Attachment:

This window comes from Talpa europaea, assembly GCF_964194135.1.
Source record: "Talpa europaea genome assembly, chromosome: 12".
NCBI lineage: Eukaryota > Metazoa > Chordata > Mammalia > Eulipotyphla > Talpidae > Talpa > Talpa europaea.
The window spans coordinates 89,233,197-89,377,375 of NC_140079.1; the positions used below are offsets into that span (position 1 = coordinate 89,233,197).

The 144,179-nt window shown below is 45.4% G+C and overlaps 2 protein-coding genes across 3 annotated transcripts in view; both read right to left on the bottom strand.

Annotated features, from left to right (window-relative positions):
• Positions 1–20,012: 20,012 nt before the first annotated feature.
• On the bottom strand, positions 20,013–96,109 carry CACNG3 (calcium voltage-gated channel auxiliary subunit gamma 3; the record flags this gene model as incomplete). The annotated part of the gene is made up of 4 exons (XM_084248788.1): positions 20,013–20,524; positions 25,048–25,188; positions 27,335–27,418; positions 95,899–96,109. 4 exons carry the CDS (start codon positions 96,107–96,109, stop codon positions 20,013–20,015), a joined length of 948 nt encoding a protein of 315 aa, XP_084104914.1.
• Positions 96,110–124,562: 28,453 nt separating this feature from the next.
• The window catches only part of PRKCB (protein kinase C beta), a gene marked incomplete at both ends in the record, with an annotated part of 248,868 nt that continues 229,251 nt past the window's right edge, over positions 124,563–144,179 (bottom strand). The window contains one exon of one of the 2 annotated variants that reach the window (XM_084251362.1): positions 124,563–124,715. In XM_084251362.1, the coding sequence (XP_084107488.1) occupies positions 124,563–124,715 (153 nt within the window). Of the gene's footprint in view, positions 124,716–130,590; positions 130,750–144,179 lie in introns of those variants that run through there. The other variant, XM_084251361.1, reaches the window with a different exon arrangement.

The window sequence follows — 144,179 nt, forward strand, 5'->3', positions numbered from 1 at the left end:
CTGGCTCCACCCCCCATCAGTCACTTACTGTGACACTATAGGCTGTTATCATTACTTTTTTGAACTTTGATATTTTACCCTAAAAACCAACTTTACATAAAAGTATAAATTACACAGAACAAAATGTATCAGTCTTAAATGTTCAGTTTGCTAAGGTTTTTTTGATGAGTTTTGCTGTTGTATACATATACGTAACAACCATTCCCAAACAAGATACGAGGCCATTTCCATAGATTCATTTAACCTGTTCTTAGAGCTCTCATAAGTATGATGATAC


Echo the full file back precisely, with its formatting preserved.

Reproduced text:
This window comes from Talpa europaea, assembly GCF_964194135.1.
Source record: "Talpa europaea genome assembly, chromosome: 12".
NCBI lineage: Eukaryota > Metazoa > Chordata > Mammalia > Eulipotyphla > Talpidae > Talpa > Talpa europaea.
The window spans coordinates 89,233,197-89,377,375 of NC_140079.1; the positions used below are offsets into that span (position 1 = coordinate 89,233,197).

The 144,179-nt window shown below is 45.4% G+C and overlaps 2 protein-coding genes across 3 annotated transcripts in view; both read right to left on the bottom strand.

Annotated features, from left to right (window-relative positions):
• Positions 1–20,012: 20,012 nt before the first annotated feature.
• On the bottom strand, positions 20,013–96,109 carry CACNG3 (calcium voltage-gated channel auxiliary subunit gamma 3; the record flags this gene model as incomplete). The annotated part of the gene is made up of 4 exons (XM_084248788.1): positions 20,013–20,524; positions 25,048–25,188; positions 27,335–27,418; positions 95,899–96,109. 4 exons carry the CDS (start codon positions 96,107–96,109, stop codon positions 20,013–20,015), a joined length of 948 nt encoding a protein of 315 aa, XP_084104914.1.
• Positions 96,110–124,562: 28,453 nt separating this feature from the next.
• The window catches only part of PRKCB (protein kinase C beta), a gene marked incomplete at both ends in the record, with an annotated part of 248,868 nt that continues 229,251 nt past the window's right edge, over positions 124,563–144,179 (bottom strand). The window contains one exon of one of the 2 annotated variants that reach the window (XM_084251362.1): positions 124,563–124,715. In XM_084251362.1, the coding sequence (XP_084107488.1) occupies positions 124,563–124,715 (153 nt within the window). Of the gene's footprint in view, positions 124,716–130,590; positions 130,750–144,179 lie in introns of those variants that run through there. The other variant, XM_084251361.1, reaches the window with a different exon arrangement.

The window sequence follows — 144,179 nt, forward strand, 5'->3', positions numbered from 1 at the left end:
CTGGCTCCACCCCCCATCAGTCACTTACTGTGACACTATAGGCTGTTATCATTACTTTTTTGAACTTTGATATTTTACCCTAAAAACCAACTTTACATAAAAGTATAAATTACACAGAACAAAATGTATCAGTCTTAAATGTTCAGTTTGCTAAGGTTTTTTTGATGAGTTTTGCTGTTGTATACATATACGTAACAACCATTCCCAAACAAGATACGAGGCCATTTCCATAGATTCATTTAACCTGTTCTTAGAGCTCTCATAAGTATGATGATAC